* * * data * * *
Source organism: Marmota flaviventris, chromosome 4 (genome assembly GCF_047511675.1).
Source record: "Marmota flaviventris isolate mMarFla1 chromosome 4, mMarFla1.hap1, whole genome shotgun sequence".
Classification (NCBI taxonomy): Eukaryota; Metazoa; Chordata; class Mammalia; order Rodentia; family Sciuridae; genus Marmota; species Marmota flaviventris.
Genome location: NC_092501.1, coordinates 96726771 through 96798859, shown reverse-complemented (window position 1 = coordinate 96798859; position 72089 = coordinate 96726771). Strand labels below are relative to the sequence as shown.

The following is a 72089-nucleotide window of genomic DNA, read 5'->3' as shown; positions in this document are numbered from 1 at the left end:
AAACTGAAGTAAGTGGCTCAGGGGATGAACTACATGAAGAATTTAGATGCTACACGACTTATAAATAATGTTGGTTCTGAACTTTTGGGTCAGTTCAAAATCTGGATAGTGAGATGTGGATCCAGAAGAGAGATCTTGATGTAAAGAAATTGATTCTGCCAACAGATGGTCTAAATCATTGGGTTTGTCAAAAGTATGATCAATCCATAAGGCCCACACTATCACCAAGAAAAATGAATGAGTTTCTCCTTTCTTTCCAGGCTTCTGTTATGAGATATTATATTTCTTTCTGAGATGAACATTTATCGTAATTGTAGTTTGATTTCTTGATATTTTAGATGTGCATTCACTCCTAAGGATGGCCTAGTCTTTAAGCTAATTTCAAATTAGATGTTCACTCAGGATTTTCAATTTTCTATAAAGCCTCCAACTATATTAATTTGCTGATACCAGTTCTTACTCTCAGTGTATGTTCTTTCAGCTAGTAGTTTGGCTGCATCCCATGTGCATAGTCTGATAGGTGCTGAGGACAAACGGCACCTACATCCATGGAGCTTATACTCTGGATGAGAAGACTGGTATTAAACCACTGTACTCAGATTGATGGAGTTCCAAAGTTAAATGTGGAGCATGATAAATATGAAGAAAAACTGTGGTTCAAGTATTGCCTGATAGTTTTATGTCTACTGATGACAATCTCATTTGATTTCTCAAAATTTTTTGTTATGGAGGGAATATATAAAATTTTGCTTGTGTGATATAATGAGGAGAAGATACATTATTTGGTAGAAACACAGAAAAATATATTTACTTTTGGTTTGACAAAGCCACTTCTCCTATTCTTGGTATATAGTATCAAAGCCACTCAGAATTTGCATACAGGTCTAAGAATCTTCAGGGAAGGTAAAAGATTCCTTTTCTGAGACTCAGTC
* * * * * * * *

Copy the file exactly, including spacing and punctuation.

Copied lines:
Source organism: Marmota flaviventris, chromosome 4 (genome assembly GCF_047511675.1).
Source record: "Marmota flaviventris isolate mMarFla1 chromosome 4, mMarFla1.hap1, whole genome shotgun sequence".
Classification (NCBI taxonomy): Eukaryota; Metazoa; Chordata; class Mammalia; order Rodentia; family Sciuridae; genus Marmota; species Marmota flaviventris.
Genome location: NC_092501.1, coordinates 96726771 through 96798859, shown reverse-complemented (window position 1 = coordinate 96798859; position 72089 = coordinate 96726771). Strand labels below are relative to the sequence as shown.

The following is a 72089-nucleotide window of genomic DNA, read 5'->3' as shown; positions in this document are numbered from 1 at the left end:
AAACTGAAGTAAGTGGCTCAGGGGATGAACTACATGAAGAATTTAGATGCTACACGACTTATAAATAATGTTGGTTCTGAACTTTTGGGTCAGTTCAAAATCTGGATAGTGAGATGTGGATCCAGAAGAGAGATCTTGATGTAAAGAAATTGATTCTGCCAACAGATGGTCTAAATCATTGGGTTTGTCAAAAGTATGATCAATCCATAAGGCCCACACTATCACCAAGAAAAATGAATGAGTTTCTCCTTTCTTTCCAGGCTTCTGTTATGAGATATTATATTTCTTTCTGAGATGAACATTTATCGTAATTGTAGTTTGATTTCTTGATATTTTAGATGTGCATTCACTCCTAAGGATGGCCTAGTCTTTAAGCTAATTTCAAATTAGATGTTCACTCAGGATTTTCAATTTTCTATAAAGCCTCCAACTATATTAATTTGCTGATACCAGTTCTTACTCTCAGTGTATGTTCTTTCAGCTAGTAGTTTGGCTGCATCCCATGTGCATAGTCTGATAGGTGCTGAGGACAAACGGCACCTACATCCATGGAGCTTATACTCTGGATGAGAAGACTGGTATTAAACCACTGTACTCAGATTGATGGAGTTCCAAAGTTAAATGTGGAGCATGATAAATATGAAGAAAAACTGTGGTTCAAGTATTGCCTGATAGTTTTATGTCTACTGATGACAATCTCATTTGATTTCTCAAAATTTTTTGTTATGGAGGGAATATATAAAATTTTGCTTGTGTGATATAATGAGGAGAAGATACATTATTTGGTAGAAACACAGAAAAATATATTTACTTTTGGTTTGACAAAGCCACTTCTCCTATTCTTGGTATATAGTATCAAAGCCACTCAGAATTTGCATACAGGTCTAAGAATCTTCAGGGAAGGTAAAAGATTCCTTTTCTGAGACTCAGTC